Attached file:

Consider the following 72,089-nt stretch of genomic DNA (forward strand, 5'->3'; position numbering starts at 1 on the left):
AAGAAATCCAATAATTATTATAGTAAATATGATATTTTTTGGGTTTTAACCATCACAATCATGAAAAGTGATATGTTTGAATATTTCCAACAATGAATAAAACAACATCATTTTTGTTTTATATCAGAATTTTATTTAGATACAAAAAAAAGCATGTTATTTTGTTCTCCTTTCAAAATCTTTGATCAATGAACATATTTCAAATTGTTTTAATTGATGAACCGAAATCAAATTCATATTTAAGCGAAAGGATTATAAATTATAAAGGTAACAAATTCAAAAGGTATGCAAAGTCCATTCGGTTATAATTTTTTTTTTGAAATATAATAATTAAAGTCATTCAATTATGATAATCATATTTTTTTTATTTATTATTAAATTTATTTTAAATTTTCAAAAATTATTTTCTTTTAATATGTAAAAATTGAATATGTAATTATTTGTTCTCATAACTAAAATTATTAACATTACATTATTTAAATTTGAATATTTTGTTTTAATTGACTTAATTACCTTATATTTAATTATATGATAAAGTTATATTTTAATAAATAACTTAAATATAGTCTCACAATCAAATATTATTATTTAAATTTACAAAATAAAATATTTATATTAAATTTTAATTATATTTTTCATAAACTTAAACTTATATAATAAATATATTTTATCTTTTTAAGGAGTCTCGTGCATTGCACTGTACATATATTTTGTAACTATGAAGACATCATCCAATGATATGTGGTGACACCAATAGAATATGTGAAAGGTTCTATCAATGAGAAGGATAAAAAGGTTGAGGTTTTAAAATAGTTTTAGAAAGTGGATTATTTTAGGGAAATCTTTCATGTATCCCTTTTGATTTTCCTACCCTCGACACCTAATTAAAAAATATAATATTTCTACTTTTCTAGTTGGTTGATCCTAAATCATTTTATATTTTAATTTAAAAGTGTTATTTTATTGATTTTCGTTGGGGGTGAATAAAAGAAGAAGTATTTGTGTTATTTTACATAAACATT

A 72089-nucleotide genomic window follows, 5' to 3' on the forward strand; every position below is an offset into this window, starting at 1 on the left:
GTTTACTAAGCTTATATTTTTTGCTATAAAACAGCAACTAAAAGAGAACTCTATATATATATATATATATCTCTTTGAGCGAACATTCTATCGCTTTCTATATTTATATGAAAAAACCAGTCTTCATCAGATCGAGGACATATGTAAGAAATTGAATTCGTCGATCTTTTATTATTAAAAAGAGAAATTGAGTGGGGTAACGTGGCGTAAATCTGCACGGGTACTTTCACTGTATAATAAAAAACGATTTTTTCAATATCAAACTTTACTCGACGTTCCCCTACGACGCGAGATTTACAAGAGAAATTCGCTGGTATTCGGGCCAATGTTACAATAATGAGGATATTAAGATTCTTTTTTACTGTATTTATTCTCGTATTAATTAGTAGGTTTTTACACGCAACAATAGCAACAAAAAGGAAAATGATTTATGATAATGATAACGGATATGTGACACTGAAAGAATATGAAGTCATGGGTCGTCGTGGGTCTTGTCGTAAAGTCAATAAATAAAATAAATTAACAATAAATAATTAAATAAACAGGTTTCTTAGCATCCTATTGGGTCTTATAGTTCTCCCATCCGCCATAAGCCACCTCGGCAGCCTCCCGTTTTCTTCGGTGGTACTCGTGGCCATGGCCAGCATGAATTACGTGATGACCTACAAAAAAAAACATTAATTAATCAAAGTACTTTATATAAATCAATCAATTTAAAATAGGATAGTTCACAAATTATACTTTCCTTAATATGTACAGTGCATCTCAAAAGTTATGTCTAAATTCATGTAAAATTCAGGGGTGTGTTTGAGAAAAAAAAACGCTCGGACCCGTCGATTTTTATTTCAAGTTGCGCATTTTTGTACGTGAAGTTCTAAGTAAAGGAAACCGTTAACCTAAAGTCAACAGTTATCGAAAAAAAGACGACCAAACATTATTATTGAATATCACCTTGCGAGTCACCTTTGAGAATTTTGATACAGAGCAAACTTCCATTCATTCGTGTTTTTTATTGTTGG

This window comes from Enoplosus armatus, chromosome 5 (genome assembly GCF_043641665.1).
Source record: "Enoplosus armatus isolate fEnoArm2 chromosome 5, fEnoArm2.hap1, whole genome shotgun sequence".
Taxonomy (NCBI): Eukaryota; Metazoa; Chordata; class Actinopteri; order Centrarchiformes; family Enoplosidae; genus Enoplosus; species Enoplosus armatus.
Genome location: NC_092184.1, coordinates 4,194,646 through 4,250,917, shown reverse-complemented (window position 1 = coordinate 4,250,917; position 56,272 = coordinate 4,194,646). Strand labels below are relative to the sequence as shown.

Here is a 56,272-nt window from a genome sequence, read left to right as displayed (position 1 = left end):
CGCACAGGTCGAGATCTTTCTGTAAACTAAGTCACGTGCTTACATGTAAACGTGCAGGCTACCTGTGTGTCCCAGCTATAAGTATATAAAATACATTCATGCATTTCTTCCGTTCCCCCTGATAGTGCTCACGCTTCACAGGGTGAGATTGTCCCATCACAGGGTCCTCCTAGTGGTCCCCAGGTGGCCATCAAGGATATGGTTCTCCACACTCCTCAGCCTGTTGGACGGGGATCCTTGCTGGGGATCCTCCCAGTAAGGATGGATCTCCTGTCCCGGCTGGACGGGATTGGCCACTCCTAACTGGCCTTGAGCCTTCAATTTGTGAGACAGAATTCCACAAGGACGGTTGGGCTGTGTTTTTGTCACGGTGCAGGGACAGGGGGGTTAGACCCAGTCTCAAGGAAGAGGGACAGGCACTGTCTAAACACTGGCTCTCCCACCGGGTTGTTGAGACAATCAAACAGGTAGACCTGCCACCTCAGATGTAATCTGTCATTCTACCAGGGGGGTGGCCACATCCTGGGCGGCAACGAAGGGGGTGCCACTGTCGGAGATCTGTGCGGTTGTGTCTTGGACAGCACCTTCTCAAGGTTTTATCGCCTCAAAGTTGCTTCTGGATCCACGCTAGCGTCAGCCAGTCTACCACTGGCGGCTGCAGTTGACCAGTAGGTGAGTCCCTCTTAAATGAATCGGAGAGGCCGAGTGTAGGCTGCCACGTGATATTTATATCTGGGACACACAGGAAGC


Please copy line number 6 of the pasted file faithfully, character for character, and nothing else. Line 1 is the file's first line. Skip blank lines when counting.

Source record: "Enoplosus armatus isolate fEnoArm2 chromosome 5, fEnoArm2.hap1, whole genome shotgun sequence".